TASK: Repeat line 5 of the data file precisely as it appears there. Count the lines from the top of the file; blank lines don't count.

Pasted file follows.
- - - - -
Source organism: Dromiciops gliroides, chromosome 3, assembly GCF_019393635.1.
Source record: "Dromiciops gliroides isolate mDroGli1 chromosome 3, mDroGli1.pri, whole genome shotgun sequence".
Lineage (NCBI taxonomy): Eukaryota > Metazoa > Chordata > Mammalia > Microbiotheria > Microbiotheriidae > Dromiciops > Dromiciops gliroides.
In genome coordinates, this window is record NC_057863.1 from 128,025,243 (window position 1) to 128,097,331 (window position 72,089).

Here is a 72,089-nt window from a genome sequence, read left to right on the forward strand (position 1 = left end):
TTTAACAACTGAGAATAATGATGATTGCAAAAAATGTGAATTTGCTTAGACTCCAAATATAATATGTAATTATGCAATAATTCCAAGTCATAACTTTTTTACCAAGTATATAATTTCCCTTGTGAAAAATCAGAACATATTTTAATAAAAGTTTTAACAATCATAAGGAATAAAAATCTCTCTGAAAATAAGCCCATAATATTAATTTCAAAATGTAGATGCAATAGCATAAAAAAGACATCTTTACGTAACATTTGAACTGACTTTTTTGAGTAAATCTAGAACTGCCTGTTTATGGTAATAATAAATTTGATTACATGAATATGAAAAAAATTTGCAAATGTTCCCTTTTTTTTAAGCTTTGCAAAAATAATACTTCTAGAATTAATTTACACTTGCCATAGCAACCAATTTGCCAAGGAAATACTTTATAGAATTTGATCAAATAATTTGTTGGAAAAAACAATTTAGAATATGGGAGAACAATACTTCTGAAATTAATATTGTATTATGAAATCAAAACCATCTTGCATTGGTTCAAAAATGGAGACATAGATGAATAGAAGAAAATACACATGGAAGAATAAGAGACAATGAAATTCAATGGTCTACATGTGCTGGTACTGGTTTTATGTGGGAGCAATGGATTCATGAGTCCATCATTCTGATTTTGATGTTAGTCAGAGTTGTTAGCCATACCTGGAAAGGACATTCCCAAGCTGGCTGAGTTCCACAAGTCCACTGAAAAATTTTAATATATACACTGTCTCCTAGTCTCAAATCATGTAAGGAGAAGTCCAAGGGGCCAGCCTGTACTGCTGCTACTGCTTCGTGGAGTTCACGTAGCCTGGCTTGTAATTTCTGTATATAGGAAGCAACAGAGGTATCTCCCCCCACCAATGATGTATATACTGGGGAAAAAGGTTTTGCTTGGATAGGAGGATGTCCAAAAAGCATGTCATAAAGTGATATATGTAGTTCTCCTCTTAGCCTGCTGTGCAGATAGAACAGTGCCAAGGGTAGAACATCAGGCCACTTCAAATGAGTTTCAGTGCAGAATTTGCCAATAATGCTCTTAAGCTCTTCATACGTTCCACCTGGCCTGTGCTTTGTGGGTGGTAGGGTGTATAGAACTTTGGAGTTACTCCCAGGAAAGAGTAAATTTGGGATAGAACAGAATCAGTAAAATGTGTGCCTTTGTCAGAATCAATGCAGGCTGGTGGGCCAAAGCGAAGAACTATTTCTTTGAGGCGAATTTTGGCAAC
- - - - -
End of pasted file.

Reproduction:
Here is a 72,089-nt window from a genome sequence, read left to right on the forward strand (position 1 = left end):